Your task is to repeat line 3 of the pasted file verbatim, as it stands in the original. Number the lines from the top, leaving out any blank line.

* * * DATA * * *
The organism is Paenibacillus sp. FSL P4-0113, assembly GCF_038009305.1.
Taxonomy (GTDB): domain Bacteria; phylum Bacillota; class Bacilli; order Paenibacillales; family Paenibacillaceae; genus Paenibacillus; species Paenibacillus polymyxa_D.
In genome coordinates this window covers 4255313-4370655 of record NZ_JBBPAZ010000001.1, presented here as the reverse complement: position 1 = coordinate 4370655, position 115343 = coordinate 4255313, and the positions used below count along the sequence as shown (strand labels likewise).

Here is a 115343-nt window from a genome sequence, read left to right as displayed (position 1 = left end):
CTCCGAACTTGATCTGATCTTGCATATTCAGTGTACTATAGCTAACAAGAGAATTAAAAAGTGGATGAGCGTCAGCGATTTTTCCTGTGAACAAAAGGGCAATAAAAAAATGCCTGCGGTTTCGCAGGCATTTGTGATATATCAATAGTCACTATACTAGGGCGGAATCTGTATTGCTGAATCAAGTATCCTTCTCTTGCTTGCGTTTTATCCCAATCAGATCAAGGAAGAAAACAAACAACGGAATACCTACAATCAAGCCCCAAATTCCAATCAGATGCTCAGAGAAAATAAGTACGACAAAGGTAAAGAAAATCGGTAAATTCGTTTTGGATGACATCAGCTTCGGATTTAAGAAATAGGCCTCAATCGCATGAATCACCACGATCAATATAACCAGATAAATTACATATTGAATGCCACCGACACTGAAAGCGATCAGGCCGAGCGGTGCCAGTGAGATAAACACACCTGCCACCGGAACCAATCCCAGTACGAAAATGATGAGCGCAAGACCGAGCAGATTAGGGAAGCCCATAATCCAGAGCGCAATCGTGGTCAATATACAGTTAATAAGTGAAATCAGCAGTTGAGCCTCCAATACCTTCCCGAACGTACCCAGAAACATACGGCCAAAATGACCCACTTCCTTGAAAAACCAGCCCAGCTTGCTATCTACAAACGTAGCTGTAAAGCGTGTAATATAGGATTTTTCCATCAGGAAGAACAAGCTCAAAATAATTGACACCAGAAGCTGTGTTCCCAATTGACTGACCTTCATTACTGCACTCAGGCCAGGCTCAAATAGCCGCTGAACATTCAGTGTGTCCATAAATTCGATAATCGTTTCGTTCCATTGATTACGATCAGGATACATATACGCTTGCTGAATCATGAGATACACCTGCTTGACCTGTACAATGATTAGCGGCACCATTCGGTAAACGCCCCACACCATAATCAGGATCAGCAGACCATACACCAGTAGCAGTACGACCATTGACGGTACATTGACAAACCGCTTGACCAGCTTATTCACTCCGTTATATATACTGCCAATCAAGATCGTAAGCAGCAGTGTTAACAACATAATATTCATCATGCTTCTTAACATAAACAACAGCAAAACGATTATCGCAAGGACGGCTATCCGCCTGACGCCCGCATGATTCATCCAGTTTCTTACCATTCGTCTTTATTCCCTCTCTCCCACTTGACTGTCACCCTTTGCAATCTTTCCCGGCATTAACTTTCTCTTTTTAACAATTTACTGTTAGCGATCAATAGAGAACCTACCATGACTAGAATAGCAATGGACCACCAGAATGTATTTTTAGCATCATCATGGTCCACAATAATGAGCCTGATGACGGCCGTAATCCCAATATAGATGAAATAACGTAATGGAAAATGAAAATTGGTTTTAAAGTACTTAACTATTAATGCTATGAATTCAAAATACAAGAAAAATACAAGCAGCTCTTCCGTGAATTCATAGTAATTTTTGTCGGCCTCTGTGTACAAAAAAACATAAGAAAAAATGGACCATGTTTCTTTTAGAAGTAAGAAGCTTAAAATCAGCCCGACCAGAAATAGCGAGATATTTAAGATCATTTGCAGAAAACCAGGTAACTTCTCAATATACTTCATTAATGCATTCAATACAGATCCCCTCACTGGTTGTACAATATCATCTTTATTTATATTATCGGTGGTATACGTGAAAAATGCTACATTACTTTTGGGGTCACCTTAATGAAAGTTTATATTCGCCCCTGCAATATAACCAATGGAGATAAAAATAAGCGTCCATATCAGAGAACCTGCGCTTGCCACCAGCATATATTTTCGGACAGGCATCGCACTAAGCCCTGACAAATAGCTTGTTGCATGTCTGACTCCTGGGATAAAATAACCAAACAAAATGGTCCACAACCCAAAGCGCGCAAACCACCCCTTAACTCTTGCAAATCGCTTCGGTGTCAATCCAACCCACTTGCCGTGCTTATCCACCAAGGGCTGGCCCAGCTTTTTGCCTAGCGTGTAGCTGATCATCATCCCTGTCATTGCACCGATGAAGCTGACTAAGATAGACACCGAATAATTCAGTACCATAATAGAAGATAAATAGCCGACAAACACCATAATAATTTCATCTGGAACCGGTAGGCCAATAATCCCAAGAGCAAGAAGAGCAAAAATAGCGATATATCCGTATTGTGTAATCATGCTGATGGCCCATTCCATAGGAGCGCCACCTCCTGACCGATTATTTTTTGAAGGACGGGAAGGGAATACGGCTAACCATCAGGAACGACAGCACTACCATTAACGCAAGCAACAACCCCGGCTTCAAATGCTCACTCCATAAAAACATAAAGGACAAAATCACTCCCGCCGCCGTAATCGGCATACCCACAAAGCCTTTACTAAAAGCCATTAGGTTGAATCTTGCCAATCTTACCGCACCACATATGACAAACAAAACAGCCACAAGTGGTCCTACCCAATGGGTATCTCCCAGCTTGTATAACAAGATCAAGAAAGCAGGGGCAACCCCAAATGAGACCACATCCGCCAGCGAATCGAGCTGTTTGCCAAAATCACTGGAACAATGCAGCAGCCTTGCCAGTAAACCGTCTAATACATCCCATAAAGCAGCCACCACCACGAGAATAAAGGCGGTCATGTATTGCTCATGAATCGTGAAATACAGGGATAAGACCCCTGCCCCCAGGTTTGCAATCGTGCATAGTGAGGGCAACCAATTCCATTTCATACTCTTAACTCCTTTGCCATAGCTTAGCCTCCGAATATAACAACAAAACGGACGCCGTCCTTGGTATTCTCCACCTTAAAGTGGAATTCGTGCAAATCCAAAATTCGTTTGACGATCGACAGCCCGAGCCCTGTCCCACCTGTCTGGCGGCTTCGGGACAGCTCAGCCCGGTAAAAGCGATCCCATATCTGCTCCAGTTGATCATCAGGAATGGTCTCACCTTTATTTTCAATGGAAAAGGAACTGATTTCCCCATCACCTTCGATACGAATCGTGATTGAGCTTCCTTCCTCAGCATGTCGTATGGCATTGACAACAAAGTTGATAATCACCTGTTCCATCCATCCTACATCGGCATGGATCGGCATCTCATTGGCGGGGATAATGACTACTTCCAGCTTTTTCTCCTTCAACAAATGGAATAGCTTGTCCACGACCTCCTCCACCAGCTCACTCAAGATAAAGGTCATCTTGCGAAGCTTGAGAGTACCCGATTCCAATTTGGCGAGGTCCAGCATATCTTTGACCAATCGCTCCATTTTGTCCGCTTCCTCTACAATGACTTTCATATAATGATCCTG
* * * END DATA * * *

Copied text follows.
In genome coordinates this window covers 4255313-4370655 of record NZ_JBBPAZ010000001.1, presented here as the reverse complement: position 1 = coordinate 4370655, position 115343 = coordinate 4255313, and the positions used below count along the sequence as shown (strand labels likewise).